We started by making a copy of all the 120 servers to rebuild the entire infrastructure to be able to access all the meta-data and the messages. Within the first week we had found 3,5 million messages, probably of organised crime group that were still encrypted. After a month we were able to fight all the private keys and access the messages. We immediately looked at conversations on drugs, drug related assassinations, weapon dealing, etc and were able to identify people/criminals unknown to the Dutch authorities. Thereafter we uploaded all relevant information to the Big Data [dutch motherboard of intel] in which investigators eventually had access with a related judge’s order. ENNETCOM search produced 4,5 million messages and PGP-SAFE another 2 million messages that fed more than 100 different investigations only in the NL. We were able to find the assassins and the ones who were on the look-outs. We were allowed to use the data and were then able to prosecute and convict individuals. We were also able to find information on people who were innocently killed in the NL.
Neil Walsh/ UNODC: I want to focus on the challenges the governments have to go through when faced with really difficult encryption capabilities and that is increasing and ever-changing. The real question is on the responsibility of those companies involved: if you are set up a company marketing a phone that is utterly untraceable where is that legal authority lie? When we started looking at those companies, my view was that they were essentially a criminal business and they are setting themselves up to commit crime and to enable organised crime and terrorism. So, what is their liability? Should they be liable of creating “a thing” and at which point one draws the line in that regarding the genuine human rights discussion that is included. To me it seems that there is not one-size fit at all: some countries have strong judicial oversights like the NL but we know there will be other countries were they would lack this freedom of speech and human rights. Drawing from the ENNETCOM case we don’t always have to focus on the most challenging and technical solutions. It might be just getting the device or the server after all and then -with the support of a company- conducting a social network analysis to start identifying the key players.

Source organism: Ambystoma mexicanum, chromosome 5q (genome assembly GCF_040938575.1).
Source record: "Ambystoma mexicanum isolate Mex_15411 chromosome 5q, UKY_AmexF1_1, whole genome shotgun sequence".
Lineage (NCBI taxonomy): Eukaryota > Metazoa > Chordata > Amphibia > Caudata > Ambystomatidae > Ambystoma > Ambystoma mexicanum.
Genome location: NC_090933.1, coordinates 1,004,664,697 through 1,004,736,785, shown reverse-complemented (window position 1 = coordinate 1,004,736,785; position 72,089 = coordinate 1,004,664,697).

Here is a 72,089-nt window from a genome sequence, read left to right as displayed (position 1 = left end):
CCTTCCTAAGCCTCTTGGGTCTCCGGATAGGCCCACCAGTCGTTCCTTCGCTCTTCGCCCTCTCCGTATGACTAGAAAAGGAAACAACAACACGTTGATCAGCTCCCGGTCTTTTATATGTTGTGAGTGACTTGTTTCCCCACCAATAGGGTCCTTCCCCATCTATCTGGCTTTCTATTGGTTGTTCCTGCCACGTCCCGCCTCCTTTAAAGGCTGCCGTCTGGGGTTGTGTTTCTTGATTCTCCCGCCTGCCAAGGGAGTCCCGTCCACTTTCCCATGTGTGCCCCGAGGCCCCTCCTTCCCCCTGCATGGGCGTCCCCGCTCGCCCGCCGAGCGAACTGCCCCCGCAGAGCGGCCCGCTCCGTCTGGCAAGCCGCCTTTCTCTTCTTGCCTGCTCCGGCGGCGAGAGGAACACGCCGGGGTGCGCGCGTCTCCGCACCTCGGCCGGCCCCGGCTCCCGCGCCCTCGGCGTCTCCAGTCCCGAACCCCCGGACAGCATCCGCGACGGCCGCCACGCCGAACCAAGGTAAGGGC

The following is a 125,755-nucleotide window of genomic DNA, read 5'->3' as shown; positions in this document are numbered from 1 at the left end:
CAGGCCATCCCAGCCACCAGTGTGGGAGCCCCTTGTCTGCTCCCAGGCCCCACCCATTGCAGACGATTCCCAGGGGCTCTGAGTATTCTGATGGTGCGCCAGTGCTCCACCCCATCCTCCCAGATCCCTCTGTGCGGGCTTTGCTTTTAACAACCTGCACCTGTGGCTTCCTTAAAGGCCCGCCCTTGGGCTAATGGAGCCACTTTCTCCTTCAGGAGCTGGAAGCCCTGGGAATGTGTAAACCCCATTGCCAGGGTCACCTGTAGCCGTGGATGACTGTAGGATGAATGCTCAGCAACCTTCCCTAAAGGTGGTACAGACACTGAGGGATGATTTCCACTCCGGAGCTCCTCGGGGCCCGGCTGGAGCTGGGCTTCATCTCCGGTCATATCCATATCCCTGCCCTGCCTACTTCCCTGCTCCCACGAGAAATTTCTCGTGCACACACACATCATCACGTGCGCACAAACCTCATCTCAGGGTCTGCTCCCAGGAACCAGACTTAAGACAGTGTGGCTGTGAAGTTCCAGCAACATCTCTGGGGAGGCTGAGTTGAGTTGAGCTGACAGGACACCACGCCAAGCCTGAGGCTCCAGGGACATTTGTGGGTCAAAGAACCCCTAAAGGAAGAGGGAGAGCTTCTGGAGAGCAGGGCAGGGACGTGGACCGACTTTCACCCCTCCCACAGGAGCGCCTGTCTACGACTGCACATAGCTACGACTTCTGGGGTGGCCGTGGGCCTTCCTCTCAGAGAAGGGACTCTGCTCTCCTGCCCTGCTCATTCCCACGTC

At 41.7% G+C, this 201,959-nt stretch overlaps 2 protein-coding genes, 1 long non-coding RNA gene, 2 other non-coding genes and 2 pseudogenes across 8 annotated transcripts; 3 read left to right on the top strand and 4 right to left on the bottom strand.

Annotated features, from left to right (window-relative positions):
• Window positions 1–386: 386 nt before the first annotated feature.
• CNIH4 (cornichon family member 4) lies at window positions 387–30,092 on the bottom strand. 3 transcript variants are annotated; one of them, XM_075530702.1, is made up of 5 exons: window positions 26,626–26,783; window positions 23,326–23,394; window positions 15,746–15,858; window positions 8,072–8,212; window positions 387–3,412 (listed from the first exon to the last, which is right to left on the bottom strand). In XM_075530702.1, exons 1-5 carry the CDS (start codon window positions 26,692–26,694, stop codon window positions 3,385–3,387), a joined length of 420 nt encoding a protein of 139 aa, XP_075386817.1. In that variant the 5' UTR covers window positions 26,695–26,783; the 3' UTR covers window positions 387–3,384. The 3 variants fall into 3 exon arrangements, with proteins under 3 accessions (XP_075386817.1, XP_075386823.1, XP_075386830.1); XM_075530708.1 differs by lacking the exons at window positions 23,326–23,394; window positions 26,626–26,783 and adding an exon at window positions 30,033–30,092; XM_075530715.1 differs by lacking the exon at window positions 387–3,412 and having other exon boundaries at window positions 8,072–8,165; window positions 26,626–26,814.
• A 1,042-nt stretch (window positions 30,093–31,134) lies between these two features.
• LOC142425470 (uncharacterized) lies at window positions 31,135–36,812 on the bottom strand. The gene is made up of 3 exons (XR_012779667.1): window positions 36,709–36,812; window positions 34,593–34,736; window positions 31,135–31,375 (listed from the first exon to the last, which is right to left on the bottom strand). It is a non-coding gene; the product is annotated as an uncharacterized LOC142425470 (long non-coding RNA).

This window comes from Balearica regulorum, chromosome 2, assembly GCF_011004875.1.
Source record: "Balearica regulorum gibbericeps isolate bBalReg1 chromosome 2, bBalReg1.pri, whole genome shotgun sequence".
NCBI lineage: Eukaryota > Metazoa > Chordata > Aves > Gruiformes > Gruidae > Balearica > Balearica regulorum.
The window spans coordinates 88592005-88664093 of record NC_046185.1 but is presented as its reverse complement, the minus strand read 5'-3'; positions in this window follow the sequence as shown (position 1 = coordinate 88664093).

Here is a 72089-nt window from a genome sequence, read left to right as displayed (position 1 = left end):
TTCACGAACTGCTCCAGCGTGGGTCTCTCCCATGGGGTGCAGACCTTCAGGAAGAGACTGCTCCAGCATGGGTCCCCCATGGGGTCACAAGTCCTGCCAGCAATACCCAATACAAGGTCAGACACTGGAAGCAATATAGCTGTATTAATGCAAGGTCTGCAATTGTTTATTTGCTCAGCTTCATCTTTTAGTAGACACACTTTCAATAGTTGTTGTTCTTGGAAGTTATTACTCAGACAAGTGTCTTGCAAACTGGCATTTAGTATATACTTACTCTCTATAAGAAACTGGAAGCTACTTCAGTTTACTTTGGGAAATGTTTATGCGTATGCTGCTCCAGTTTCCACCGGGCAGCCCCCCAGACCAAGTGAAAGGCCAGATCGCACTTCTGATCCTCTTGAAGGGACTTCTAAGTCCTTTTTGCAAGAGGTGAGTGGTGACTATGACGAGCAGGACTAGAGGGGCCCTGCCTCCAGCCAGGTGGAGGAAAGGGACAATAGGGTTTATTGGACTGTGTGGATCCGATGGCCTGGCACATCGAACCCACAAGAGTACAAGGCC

In my bit of the business we focus a lot on capacity building: helping officers, judges, prosecutors doing the exact and the challenges they are up against. NL has a great skillset in doing this but If you are in a county that lacks of that you can see how criminals and terrorist will seek to exploit that. They will look for countries with strong privacy legislation or in complete absence of such legislation, or in countries with no capability of investigating or will of investigating and place their servers. It is not easy and there is no one-size solution for all
Q [Mauritius/ Drug enforcement]: How critical were the evidence derived from the Blackberries and could you please elaborate on how the judge accepted the accessibility of the evidence that you secured?